I have sad news. If you get a great job after you graduate college, you’re still going to be poor. Ok, cue the sad trombone noise. I can’t believe I’m being this depressing on hump day!
But, I’m being serious and honest. Even if you get a entry level job out of college, money is low, low, low, low (and you won’t be buying boots wit dah fur, if you catch my drift). A few months after graduation, I got a fabulous job — the one I had dreamed about all throughout college. And it was the real thing! I had a salary, benefits, Monday-Friday gig and a huge smile plastered on my face. My paychecks were strong and lovely and I could officially afford my own apartment.
Get ready for another sad trombone noise.
Unfortunately, making enough money to make a small living after college was an incognito reality check for me. After spending my life living on an hourly wage or no wage at all, making that much money made me greedy and unrealistic. I started spending my paychecks freely. I shopped a lot (and not in the clearance rack) and when I started having to pay loans, I hardly had any money at all. I’d cringe whenever I filled up my gas tank, curse when I signed my rent check and had a bad mood if I ever had to pay extra for utilities on my apartment.
Basically, if you get that big girl job after college and start making real money, you don’t have any money at all. In fact, I should have had the mindset that I was more poor than before. Because I finally had the means to pay off the four years I spent sleeping and taking pop quizzes.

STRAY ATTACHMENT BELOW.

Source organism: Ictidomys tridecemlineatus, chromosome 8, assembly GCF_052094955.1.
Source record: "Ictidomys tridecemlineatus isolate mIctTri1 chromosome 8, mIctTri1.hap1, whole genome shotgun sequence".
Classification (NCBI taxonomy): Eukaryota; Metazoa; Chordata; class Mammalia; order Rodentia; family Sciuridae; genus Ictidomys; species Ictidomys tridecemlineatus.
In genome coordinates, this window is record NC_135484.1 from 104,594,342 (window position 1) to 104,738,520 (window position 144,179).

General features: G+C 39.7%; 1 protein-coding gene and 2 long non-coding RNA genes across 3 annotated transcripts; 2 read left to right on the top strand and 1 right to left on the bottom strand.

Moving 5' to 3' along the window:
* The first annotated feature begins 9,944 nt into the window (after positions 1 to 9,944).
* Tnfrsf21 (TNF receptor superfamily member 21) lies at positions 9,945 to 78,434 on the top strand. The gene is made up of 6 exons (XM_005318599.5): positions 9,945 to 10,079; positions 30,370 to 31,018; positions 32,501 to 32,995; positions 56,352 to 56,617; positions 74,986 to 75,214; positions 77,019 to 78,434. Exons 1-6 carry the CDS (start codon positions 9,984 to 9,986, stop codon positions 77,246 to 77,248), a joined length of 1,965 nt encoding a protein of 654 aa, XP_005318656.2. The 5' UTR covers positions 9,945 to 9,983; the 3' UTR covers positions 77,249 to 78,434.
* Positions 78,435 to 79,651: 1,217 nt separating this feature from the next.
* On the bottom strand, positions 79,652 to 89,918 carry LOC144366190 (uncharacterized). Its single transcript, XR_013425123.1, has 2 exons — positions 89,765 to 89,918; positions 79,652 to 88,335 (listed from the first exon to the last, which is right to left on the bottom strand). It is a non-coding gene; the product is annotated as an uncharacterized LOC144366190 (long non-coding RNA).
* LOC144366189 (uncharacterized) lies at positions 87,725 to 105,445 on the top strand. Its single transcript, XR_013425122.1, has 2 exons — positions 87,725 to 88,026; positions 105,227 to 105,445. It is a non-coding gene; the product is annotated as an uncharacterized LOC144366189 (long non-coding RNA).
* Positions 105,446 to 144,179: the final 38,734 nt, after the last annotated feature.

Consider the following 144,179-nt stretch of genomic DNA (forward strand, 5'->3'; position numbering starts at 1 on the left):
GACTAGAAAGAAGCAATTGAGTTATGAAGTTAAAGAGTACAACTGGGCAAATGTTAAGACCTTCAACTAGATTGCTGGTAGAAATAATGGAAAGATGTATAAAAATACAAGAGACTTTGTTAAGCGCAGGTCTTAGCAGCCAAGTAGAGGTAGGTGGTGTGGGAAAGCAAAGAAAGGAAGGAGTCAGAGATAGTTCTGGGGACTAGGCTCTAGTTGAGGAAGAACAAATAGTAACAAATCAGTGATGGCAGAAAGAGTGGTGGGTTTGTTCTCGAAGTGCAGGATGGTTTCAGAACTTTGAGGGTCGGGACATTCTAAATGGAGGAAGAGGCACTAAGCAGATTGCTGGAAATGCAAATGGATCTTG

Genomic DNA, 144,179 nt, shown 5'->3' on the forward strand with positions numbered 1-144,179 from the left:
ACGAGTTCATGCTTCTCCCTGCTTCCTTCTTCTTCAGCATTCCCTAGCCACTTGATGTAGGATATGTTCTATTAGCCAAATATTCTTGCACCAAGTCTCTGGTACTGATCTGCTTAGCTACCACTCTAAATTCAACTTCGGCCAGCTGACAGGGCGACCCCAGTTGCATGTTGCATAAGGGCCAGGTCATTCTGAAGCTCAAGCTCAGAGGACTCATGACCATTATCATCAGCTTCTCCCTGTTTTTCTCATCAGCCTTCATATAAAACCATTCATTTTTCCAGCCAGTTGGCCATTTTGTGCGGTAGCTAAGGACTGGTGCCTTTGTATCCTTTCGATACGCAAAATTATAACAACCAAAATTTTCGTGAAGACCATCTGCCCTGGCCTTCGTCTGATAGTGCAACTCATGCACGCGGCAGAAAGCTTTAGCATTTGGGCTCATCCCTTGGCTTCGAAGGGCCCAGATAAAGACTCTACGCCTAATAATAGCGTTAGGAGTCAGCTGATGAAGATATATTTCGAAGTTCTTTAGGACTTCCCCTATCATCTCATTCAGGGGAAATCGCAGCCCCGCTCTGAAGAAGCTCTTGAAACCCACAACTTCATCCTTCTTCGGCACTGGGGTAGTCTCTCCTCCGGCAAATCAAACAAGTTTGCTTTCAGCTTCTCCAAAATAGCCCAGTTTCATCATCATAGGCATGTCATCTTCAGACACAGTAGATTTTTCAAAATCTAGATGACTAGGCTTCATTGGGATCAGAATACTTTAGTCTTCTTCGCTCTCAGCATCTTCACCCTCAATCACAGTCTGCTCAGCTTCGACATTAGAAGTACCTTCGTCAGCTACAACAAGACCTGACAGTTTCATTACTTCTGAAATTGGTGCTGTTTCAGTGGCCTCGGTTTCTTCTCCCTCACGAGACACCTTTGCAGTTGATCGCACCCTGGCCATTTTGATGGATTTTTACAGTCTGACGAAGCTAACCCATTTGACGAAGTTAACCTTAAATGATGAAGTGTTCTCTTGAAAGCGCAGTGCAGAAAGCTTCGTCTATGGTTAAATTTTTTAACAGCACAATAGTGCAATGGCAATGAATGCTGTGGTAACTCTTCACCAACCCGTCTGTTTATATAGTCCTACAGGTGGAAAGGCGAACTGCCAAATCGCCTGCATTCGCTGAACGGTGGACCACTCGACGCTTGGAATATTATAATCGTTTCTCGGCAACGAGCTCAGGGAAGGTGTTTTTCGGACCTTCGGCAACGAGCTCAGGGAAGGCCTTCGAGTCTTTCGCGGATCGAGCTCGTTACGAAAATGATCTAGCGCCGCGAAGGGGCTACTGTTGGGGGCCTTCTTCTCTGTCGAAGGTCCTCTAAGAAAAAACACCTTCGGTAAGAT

With all of the spending I was doing, while paying loans, while paying rent, while paying for my cell phone/groceries — saving money wasn’t even an option. At least it didn’t seem like it was. I could never catch up. I could never have more money in my bank account than I had the month before. Nothing was working. I couldn’t even swear off the mall and save some dough. Having money seemed impossible! What is this real world business? I can’t even go to Pottery Barn and buy fun stainless steel utensils for my kitchen!
Stop the sad trombone noises and see the glimmer of hope. I have some advice. As a warning though, you may need to swallow some pride. Because not having any money is a huge ego check and a sign you need to make some sacrifices to save the ching ching.
My first bit of advice? Move home for a year. YES, it seems embarrassing and awful. It seems like you would never have a social life again. But you will. And I’ve heard from many different people that not moving home at a young age was the worst decision of their life. Their life! Think about it. After college, all you need to do is catch up with your bills and how is one suppose to do that when they are writing a $700 rent check every month? Besides, it’s better to move home now than in your 30’s when you’re hundreds of dollars deep in credit card bills? Just sayin’.
My second bit of advice? Put aside envelopes for saving money. Label the envelopes: Coach purse, Spring Break, Car Insurance. Every paycheck, take out some cash and put $10 into each envelope. Then, instead of spending freely, you will know the means of money that are available to you for each perk. Credit card payments, no more!
Finally, live within your means and be realistic. The first three years of our careers are the hardest ever for money. Just because we have real jobs, doesn’t mean we can live like we’ve had real jobs for ten years. It’s all part of growing up.